Punishment (Section 376)

1. Rape- Rigorous imprisonment for a term not less than 10 years which may extend to life imprisonment and also liable to fine.

2. Rape of a woman below 12 years of age- Minimum 20 years’ imprisonment or jail for rest of life or death.

3. Rape of a woman less than 16 years – Minimum punishment of 20 years imprisonment which may be extended to life.

4. Gang rape- Rigorous imprisonment for 20 years which may be extended to life and also liable to fine.

5. Gang rape on woman under 16 years- Imprisonment for life and liable to fine.

6. Gang rape on woman under 12 years- Imprisonment for life and liable to fine or death.

7. Repeat Offenders- A person who has already been convicted under the sections 376, 376A, or 376D and is subsequently convicted of an offence under these sections shall be punished with imprisonment for life or death.

Evolution of Criminal Law

The laws relating to sexual offences have gone through many reforms, courts in their judgement have decided many cases which were widely criticized and in order to nullify the effect of such decisions provisions relating to law of rape as stated earlier were extensively amended in 1983 vide Criminal Law (Amendment) Act 43 of 1983. One such case was Tukaram v. State of Maharashtra AIR 1979, popularly known as Mathura rape case. Mathura, an 18 year old Harijan girl was raped and molested by two police constables Ganpat and Tukaram at the police station after keeping her in the late hours of the night. The Supreme Court in this case reversed the finding of Bombay High Court and held that Mathura was subjected to no fear and since there was no resistance on her part it could be said that there was consent. This decision was not appreciated by the public and was said to be a failure of courts to safeguard rights of victims of rape.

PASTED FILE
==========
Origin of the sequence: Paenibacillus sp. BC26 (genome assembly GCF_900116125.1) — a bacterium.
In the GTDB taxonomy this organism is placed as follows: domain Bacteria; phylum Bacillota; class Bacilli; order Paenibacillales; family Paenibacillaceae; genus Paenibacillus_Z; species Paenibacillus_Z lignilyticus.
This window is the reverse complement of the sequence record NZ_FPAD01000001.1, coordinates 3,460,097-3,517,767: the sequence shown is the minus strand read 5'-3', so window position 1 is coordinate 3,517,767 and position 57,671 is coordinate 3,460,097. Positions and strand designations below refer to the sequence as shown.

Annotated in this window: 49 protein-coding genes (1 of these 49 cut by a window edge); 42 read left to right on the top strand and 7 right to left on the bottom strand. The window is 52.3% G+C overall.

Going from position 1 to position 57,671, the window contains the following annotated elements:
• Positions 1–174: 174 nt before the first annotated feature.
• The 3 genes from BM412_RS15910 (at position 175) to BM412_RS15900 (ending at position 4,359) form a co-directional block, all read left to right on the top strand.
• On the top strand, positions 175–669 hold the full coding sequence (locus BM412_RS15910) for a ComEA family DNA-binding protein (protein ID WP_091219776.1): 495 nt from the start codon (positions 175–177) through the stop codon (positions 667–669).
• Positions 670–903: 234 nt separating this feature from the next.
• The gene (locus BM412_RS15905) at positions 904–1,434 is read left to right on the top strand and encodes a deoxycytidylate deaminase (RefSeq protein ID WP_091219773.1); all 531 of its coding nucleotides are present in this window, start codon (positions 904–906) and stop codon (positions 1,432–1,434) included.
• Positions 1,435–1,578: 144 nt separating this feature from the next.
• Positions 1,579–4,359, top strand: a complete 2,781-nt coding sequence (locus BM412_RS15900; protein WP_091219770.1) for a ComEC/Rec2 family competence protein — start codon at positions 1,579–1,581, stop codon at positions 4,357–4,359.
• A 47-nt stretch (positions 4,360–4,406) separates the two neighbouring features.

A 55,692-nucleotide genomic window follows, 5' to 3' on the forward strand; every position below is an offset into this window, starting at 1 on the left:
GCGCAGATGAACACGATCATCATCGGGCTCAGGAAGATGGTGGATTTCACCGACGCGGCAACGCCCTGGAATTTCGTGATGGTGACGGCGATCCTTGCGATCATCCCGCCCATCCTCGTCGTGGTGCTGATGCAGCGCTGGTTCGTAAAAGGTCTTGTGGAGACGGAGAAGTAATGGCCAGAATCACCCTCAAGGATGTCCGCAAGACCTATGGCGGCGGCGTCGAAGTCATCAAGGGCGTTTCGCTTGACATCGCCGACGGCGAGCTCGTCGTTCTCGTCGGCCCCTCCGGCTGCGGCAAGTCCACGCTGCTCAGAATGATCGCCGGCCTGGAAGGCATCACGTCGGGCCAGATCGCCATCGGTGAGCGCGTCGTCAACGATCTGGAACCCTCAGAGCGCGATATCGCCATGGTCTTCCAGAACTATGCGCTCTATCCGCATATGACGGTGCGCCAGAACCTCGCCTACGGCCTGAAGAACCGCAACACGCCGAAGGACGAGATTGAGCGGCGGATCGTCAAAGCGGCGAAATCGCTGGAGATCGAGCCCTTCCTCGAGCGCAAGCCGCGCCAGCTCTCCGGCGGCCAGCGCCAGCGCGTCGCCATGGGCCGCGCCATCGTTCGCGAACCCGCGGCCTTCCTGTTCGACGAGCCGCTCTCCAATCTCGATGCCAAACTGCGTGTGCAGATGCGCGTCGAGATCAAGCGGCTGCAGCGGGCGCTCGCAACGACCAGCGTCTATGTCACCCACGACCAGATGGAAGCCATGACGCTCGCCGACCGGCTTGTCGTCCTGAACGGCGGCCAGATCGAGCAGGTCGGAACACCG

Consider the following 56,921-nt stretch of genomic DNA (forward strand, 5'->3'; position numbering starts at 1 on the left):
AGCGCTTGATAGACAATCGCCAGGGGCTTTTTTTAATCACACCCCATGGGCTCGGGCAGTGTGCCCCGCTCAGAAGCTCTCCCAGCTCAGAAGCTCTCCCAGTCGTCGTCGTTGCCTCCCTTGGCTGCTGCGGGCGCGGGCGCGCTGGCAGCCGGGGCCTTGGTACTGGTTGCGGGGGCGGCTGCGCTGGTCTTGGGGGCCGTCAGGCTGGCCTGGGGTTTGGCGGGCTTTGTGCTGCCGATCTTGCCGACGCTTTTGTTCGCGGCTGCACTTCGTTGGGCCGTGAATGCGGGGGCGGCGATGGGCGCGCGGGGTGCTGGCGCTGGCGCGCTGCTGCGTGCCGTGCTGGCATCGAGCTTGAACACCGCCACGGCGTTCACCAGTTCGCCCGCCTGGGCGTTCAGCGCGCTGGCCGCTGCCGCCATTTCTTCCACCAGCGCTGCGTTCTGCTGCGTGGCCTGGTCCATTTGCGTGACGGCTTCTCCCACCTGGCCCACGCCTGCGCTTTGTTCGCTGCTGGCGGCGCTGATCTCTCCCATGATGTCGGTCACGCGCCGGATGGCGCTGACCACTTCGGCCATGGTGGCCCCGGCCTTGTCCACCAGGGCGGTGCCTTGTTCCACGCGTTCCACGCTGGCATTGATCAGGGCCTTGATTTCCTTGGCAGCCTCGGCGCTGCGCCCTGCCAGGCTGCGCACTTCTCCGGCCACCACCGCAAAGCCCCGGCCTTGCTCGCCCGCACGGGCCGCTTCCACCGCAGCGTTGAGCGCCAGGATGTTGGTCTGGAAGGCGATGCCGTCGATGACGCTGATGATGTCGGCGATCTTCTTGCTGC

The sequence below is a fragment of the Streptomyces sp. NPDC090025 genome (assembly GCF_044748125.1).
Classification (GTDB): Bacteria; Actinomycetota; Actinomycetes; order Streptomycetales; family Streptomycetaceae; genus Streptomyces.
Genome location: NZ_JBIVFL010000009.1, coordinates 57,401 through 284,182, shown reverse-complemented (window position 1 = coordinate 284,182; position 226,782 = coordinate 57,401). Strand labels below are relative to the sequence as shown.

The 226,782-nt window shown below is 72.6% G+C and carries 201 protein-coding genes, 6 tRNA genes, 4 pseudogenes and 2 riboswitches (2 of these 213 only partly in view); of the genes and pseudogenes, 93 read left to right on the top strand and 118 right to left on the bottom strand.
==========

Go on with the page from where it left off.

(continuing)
Important Amendments in Criminal Law

The inadequacy of the laws of rape manifested in a number of judgements of the Supreme Court such as Tukaram v. State of Maharashtra AIR 1979, Sidheshwar Ganguly v. State of West Bengal AIR 1958, Bharwada Bhoginbhai Hirjibhai v. State of Gujarat AIR 1983. It was an absolute failure to safeguard the rights of the innocent victims against such heinous crimes. The Parliament in order to strengthen the law brought several amendments to the penal laws and the procedural laws. Some of the important changes brought about by the Act 43 of 1983 and Act 13 of 2013 and other provisions are listed below:

(i) Consent of a woman of unsound mind or under intoxication: the clauses fifthly and sixthly were added by the Act of 1983 to Section 375. The consent of a woman who is of unsound mind or under influence of intoxicants would not be held as a valid consent because during that state she is unable to understand the nature and consequences of the act.